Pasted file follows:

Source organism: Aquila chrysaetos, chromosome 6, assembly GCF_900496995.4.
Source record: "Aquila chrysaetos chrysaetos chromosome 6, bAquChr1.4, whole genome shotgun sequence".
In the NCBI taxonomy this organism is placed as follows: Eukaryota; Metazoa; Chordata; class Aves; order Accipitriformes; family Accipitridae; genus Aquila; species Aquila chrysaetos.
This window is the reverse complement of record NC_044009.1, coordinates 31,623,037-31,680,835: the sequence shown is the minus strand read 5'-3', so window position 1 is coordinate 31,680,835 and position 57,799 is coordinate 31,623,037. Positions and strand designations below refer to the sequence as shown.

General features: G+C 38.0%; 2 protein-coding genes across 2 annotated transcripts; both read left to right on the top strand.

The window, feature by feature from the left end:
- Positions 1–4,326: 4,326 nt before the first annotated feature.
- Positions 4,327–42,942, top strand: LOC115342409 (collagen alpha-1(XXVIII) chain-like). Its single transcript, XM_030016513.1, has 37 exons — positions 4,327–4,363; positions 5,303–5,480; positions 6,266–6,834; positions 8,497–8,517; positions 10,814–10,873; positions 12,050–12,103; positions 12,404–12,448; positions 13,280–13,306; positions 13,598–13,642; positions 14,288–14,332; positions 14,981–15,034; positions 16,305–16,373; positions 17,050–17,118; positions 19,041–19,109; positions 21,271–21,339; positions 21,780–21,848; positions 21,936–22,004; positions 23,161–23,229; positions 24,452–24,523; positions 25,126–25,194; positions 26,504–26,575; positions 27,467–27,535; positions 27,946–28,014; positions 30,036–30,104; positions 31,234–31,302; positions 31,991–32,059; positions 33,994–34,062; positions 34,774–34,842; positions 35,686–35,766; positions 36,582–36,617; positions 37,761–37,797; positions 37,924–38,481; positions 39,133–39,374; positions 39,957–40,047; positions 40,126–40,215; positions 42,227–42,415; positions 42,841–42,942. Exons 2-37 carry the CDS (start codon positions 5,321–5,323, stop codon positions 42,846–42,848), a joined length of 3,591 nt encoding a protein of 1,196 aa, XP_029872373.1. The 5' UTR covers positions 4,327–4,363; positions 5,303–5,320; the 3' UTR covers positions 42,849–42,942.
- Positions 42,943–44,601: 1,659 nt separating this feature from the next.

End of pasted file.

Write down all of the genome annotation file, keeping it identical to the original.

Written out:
Source organism: Aquila chrysaetos, chromosome 6, assembly GCF_900496995.4.
Source record: "Aquila chrysaetos chrysaetos chromosome 6, bAquChr1.4, whole genome shotgun sequence".
In the NCBI taxonomy this organism is placed as follows: Eukaryota; Metazoa; Chordata; class Aves; order Accipitriformes; family Accipitridae; genus Aquila; species Aquila chrysaetos.
This window is the reverse complement of record NC_044009.1, coordinates 31,623,037-31,680,835: the sequence shown is the minus strand read 5'-3', so window position 1 is coordinate 31,680,835 and position 57,799 is coordinate 31,623,037. Positions and strand designations below refer to the sequence as shown.

General features: G+C 38.0%; 2 protein-coding genes across 2 annotated transcripts; both read left to right on the top strand.

The window, feature by feature from the left end:
- Positions 1–4,326: 4,326 nt before the first annotated feature.
- Positions 4,327–42,942, top strand: LOC115342409 (collagen alpha-1(XXVIII) chain-like). Its single transcript, XM_030016513.1, has 37 exons — positions 4,327–4,363; positions 5,303–5,480; positions 6,266–6,834; positions 8,497–8,517; positions 10,814–10,873; positions 12,050–12,103; positions 12,404–12,448; positions 13,280–13,306; positions 13,598–13,642; positions 14,288–14,332; positions 14,981–15,034; positions 16,305–16,373; positions 17,050–17,118; positions 19,041–19,109; positions 21,271–21,339; positions 21,780–21,848; positions 21,936–22,004; positions 23,161–23,229; positions 24,452–24,523; positions 25,126–25,194; positions 26,504–26,575; positions 27,467–27,535; positions 27,946–28,014; positions 30,036–30,104; positions 31,234–31,302; positions 31,991–32,059; positions 33,994–34,062; positions 34,774–34,842; positions 35,686–35,766; positions 36,582–36,617; positions 37,761–37,797; positions 37,924–38,481; positions 39,133–39,374; positions 39,957–40,047; positions 40,126–40,215; positions 42,227–42,415; positions 42,841–42,942. Exons 2-37 carry the CDS (start codon positions 5,321–5,323, stop codon positions 42,846–42,848), a joined length of 3,591 nt encoding a protein of 1,196 aa, XP_029872373.1. The 5' UTR covers positions 4,327–4,363; positions 5,303–5,320; the 3' UTR covers positions 42,849–42,942.
- Positions 42,943–44,601: 1,659 nt separating this feature from the next.